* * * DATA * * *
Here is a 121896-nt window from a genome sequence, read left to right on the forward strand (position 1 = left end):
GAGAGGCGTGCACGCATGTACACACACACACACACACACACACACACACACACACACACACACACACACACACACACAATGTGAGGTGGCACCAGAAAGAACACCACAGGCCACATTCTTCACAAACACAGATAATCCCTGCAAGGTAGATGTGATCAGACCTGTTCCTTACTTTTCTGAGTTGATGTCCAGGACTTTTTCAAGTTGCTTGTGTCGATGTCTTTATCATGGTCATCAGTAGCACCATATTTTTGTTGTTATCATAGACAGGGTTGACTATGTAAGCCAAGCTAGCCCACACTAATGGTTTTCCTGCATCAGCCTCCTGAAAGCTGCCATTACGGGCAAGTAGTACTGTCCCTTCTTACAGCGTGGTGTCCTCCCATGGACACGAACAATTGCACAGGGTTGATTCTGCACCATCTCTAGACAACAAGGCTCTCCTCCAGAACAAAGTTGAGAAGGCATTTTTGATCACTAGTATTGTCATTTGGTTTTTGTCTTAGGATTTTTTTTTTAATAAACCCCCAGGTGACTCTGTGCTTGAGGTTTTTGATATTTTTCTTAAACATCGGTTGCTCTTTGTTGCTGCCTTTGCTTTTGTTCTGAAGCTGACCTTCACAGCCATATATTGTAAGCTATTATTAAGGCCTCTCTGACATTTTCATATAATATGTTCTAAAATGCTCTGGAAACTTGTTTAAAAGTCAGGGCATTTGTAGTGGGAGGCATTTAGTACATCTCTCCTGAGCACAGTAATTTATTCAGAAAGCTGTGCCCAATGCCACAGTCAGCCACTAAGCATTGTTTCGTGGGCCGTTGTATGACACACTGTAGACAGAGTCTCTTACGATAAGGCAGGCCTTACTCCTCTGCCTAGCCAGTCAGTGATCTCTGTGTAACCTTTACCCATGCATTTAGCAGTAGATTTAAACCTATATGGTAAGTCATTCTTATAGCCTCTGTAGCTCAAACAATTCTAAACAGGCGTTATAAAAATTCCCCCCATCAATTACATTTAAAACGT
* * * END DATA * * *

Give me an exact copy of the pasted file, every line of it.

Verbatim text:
Here is a 121896-nt window from a genome sequence, read left to right on the forward strand (position 1 = left end):
GAGAGGCGTGCACGCATGTACACACACACACACACACACACACACACACACACACACACACACACACACACACACACAATGTGAGGTGGCACCAGAAAGAACACCACAGGCCACATTCTTCACAAACACAGATAATCCCTGCAAGGTAGATGTGATCAGACCTGTTCCTTACTTTTCTGAGTTGATGTCCAGGACTTTTTCAAGTTGCTTGTGTCGATGTCTTTATCATGGTCATCAGTAGCACCATATTTTTGTTGTTATCATAGACAGGGTTGACTATGTAAGCCAAGCTAGCCCACACTAATGGTTTTCCTGCATCAGCCTCCTGAAAGCTGCCATTACGGGCAAGTAGTACTGTCCCTTCTTACAGCGTGGTGTCCTCCCATGGACACGAACAATTGCACAGGGTTGATTCTGCACCATCTCTAGACAACAAGGCTCTCCTCCAGAACAAAGTTGAGAAGGCATTTTTGATCACTAGTATTGTCATTTGGTTTTTGTCTTAGGATTTTTTTTTTAATAAACCCCCAGGTGACTCTGTGCTTGAGGTTTTTGATATTTTTCTTAAACATCGGTTGCTCTTTGTTGCTGCCTTTGCTTTTGTTCTGAAGCTGACCTTCACAGCCATATATTGTAAGCTATTATTAAGGCCTCTCTGACATTTTCATATAATATGTTCTAAAATGCTCTGGAAACTTGTTTAAAAGTCAGGGCATTTGTAGTGGGAGGCATTTAGTACATCTCTCCTGAGCACAGTAATTTATTCAGAAAGCTGTGCCCAATGCCACAGTCAGCCACTAAGCATTGTTTCGTGGGCCGTTGTATGACACACTGTAGACAGAGTCTCTTACGATAAGGCAGGCCTTACTCCTCTGCCTAGCCAGTCAGTGATCTCTGTGTAACCTTTACCCATGCATTTAGCAGTAGATTTAAACCTATATGGTAAGTCATTCTTATAGCCTCTGTAGCTCAAACAATTCTAAACAGGCGTTATAAAAATTCCCCCCATCAATTACATTTAAAACGT